The Education Landscape

“We trained hard, but it seemed that every time we were beginning to form up into teams, we would be reorganised.


Might this quote be from a hard pressed worker in the NHS? Someone in the local council? A Manchester United player under van Gaal?

It is none of those. For years it was attributed to ancient Roman soldier and it would have been wonderful if that were true. In fact it was actually found written on a World War Two barrack room wall, a wry comment on the tactics of the Generals. Whatever the origin the quote captures wonderfully a universal truth about society. And it could not be truer than when applied to education today.

In the budget George Osbourne announced that every school will become an academy. The clear implication is that this reorganisation of the system will, in itself, be a good thing. And, of course, that must be wrong. There are great academies and great Local Authority schools right here in Bolton and across the country. There are examples of failed academies and examples of failed state schools as well. There are not many examples of Primary School academies and yet the proposal is that all of them will be. The landscape will shift from local authorities being the map of education to the ‘Regions’ of the school commissioners, the areas of the Teaching School Alliances and the reach of the multi academy trusts. There will be a huge reorganisation and then, when the teams form, presumably it will be reorganised again.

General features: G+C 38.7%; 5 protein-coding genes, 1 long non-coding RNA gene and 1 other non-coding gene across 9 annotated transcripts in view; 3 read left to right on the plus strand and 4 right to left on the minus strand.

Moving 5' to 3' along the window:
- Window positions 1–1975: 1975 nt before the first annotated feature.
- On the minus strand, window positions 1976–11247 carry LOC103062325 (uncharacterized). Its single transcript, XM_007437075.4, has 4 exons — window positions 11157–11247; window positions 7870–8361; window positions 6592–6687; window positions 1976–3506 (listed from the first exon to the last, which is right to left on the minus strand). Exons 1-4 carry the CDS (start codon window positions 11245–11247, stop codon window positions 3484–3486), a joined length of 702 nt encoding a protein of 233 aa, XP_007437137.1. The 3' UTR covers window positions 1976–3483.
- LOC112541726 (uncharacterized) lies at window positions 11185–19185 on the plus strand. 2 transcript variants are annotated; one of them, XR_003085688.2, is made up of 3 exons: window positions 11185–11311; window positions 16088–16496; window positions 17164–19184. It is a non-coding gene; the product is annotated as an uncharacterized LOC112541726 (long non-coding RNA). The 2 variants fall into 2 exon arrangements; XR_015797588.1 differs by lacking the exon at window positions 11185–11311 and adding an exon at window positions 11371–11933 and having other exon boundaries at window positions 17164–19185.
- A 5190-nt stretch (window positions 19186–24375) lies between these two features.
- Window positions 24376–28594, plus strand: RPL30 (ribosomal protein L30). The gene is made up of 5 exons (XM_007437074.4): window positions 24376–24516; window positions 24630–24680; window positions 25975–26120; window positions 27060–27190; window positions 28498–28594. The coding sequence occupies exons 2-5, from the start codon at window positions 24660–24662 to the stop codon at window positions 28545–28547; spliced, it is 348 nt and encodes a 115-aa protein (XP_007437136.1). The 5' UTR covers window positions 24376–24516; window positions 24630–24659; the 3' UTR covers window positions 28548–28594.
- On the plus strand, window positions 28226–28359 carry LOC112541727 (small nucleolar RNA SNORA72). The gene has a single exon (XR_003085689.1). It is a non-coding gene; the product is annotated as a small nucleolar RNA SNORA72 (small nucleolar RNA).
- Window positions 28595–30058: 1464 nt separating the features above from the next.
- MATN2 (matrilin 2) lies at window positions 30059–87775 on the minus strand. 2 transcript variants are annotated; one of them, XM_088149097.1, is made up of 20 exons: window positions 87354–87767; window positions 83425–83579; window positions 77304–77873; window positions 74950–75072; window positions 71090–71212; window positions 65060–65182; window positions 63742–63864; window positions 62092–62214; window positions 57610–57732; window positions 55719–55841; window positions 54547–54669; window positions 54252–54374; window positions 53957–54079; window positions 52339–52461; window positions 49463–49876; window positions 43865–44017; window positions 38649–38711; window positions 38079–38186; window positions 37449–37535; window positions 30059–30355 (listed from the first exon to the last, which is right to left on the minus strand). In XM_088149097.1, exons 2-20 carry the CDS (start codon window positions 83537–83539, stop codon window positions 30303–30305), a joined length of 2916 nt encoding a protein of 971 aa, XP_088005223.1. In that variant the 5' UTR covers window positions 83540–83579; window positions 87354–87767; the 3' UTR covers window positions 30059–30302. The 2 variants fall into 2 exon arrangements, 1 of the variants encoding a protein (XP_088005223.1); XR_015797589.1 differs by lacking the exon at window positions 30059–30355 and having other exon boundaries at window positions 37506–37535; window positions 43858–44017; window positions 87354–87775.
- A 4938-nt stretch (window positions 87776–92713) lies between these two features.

This would be harmless, if somewhat annoying, except for the fact that some involved really do believe that reorganisation, in itself, will drive improvement. By distracting from the main issues in education it is actually quite dangerous. The real issues are teacher recruitment, retention and professional development. They are a stable, reliable and relevant examination system. They are creating diverse qualifications for different needs, rather than setting too many up to fail. They are helping schools address the needs of young people.

Every now and again successive Governments have grappled with replicating the ‘DNA’ of what they see as the hugely successful UK independent schools. One lesson they have overlooked is that such schools do not reorganise all the time. The certainly adapt within an enduring ethos but they don’t adapt to the latest whim. Perhaps if all schools were able to allow the teams to form and actually get good at things rather than implement the next reorganisation, all schools would be as good as the best.


This blog first appeared in The Post, a weekly free newspaper distributed in the Bolton area under the auspices of  The Bolton News

About Philip Britton

Philip Britton is Headmaster of Bolton School Boys’ Division. He was brought up on Tyneside, took a first in physics at Oxford and did teacher training at Cambridge. He worked as physics teacher, Head of Physics and Deputy Head at Leeds Grammar School before moving to Bolton in 2008. In 2010 he was awarded an MBE for services to physics and is a Fellow of the Institute of Physics where he has been much involved in physics education, encouraging teachers to encourage the next generation of physicists.